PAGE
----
Texas Health and Human Services Commission officials announced Monday that they have canceled three solicitations for contracts after finding problems with almost two dozen bids.
Monday’s revelation is the latest in a series of contract woes that have beset the agency, which has led to several high-profile departures this year.
The latest contracts would have provided services under the Medicaid program and the Children’s Health Insurance Program. Agency officials, with the help of the state comptroller’s office, found problems with prospective vendors’ plans to subcontract with businesses owned by women or minorities, known as historically underutilized businesses. The problems caused them to disqualify 22 of the 46 bids, delaying the procurement process by a month to nine months. The cancellations will not have an effect on patient care because current contracts will be extended, according to a statement by the agency.
“With nearly half of the bids disqualified, we’ve determined that continuing with the procurements could prevent HHSC from ensuring there is a statewide network that will provide the best quality of care for Texans and deliver the best value for taxpayers,” said agency spokeswoman Christine Mann.
In some cases, the agency found that prospective vendors did not list a historically underutilized consultant in their plans. In other cases, vendors did not show a good-faith effort to identify historically utilized business providers for subcontract work, as required in the bidding process, Mann said.
The agency is restarting the bidding process immediately and will be holding informational sessions to help prospective vendors avoid errors.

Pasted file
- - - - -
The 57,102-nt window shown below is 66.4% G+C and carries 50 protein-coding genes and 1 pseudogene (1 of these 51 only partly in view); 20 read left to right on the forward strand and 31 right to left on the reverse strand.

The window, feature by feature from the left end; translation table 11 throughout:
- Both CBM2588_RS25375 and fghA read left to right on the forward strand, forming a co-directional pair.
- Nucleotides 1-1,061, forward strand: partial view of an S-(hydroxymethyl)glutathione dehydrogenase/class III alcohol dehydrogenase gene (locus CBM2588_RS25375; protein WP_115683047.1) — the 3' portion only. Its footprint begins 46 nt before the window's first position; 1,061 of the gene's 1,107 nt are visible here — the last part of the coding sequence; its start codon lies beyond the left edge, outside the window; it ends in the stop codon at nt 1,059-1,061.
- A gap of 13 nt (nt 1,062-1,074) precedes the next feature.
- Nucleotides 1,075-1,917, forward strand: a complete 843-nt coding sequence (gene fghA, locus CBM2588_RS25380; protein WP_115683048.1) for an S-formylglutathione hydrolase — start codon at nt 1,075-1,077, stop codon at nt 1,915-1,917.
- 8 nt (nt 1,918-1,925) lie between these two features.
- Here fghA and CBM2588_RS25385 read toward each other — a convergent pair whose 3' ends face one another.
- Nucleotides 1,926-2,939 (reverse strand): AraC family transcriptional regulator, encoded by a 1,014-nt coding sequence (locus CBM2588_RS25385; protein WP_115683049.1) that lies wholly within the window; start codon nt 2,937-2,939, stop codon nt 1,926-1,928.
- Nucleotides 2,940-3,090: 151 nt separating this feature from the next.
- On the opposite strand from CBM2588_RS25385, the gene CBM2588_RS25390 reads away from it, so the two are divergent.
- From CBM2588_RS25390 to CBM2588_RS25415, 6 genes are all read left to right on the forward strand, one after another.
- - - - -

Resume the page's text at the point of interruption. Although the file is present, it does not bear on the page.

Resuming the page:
Mann said the agency could not provide a value of the contracts because they had not been awarded yet. The contracts would deal with the Medicaid managed care dental program (STAR Dental), the Medicaid managed care program for disabled adults and adults over the age of 65 (STAR+Plus), and the Children’s Health Insurance Program, which covers low-income children and pregnant women.
The state outsources the delivery of most Medicaid and all CHIP services through private insurance companies and hospital systems called managed care organizations.
In April, agency officials announced they had canceled five other managed care contracts worth $580 million after they discovered a staff member had evaluated interested vendors with a tool that contained errors. The contractors were to provide health care for low-income children in rural areas and in Hidalgo County in the Children’s Health Insurance Program.
A few weeks later, the state auditor’s office released a report highlighting a series of problems with how the agency awarded a $17.5 million contract in 2016 to develop and maintain a database to track birth and death statistics across the state. Auditing officials said the agency inaccurately scored the five interested vendors and used the wrong information to award the bid to Genesis Systems Inc.
In a broader analysis of 69 percent of the agency’s procurements between Jan. 1, 2015 and March 31, 2018, the auditor’s office found problems with all of the procurements, which were valued at an estimated $4.6 billion, according to a report released in July.
Shortly after the procurement problems were made public in April, Charles Smith, executive commissioner at the time, apologized for the mistakes and announced his retirement soon after.
Five other employees also left. The purchaser responsible for the incorrect scoring and her two superiors were fired. Ron Pigott, the agency’s head of procurement, and his boss, Chief Operating Officer Heather Griffith Peterson, resigned.